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Telephone Repair Men - Mesothelioma Risks

When the population was booming in the 40s and 50s, millions of telephone lines went up to satisfy the growing numbers as well as to extend service out to the suburbs. Telephone lines are coated with insulation to protect them from the elements, as well as to make them last as long as possible. Much of this insulation contained asbestos, a commonly used material that provided insulation and fireproofing for a variety of products.

Asbestos was ideal for use in telephone lines, as a good insulator against heat and electricity. It was also made the lines fireproof, yet another added benefit. Unfortunately, it was unknown at the time that asbestos is actually very dangerous, not to the telephone lines, but to people who worked with and around them. Asbestos is the cause of a rare cancer known as mesothelioma, and telephone repair men around the United States have been affected by it.

Mesothelioma becomes more of a risk the more exposed the person is to asbestos over the years. Prolonged occupational exposure will put someone at greater risk, but it is generally understood that there is no safe level of exposure to asbestos - anyone who has had any level of exposure can contract mesothelioma. Although telephone repair men are not directly exposed every day while doing their jobs, the threat is still there, and they can be exposed more than they realize. Common activities that can create asbestos exposure for telephone repair men include tearing through sheetrock and siding to get access to a line, or splitting lines and wires for reattachment and installment. All of these activities can potentially release asbestos fibers, and if the repair man is not wearing a respirator and other protective gear, the fibers can become a large risk.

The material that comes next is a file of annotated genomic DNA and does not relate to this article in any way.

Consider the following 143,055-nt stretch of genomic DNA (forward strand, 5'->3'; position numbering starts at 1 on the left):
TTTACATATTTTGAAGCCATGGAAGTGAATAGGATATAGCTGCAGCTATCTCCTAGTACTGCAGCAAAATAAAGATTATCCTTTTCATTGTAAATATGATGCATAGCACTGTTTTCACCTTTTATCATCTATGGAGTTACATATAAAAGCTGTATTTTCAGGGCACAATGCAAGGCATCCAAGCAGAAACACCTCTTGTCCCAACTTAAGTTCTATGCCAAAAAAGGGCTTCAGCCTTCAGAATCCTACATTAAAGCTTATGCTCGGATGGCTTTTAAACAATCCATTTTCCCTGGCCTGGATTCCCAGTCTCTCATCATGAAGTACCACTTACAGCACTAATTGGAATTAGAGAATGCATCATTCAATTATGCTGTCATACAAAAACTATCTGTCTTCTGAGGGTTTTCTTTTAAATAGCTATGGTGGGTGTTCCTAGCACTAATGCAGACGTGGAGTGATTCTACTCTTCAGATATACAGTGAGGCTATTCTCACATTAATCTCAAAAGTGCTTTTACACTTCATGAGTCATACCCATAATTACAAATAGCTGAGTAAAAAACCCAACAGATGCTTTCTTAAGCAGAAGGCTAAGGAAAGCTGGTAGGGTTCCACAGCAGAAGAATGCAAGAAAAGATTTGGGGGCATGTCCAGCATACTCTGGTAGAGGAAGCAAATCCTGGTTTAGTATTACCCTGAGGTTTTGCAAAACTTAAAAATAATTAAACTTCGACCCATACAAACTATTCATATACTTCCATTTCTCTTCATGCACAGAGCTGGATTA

When asbestos fibers are breathed in, they usually do not come out. Instead, they become trapped in the body, specifically in the mesothelium, a membrane that lines the vital organs. The fibers can also become trapped in the lungs, expelling toxic chemicals that do significant damage to the body. Asbestos is a fibrous material, and its microscopic fibers can be sharp. They can cause scar tissue and inflammation along the mesothelium, as well as fluid buildup that puts pressure on the lungs and other organs. Even if a person does not develop mesothelioma, they are still at risk for other asbestos diseases and respiratory problems, of which there are many.

Mesothelioma is a cancer that may not develop until many years after exposure to asbestos. It develops slowly, often not showing signs or significant symptoms until it has developed to an advanced stage of cancer. Due to this, many people who are diagnosed with mesothelioma are older, in their 50s, 60s and 70s. More than 3,000 people are diagnosed with mesothelioma each year; the number is on the rise, and we are reaching the time when it should begin to develop following its peak usage in the 1960s and 70s. Telephone repair men may still be at risk, because many older homes and telephone lines still contain asbestos insulation. Taking proper safety precautions is a must, as well as regular visits with a physician to monitor health and risks for mesothelioma.

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Workers at Risk for Asbestos Exposure

Below are a list of occupations and trades that were at risk for asbestos exposure:

Last Edited: Thu November 14, 2013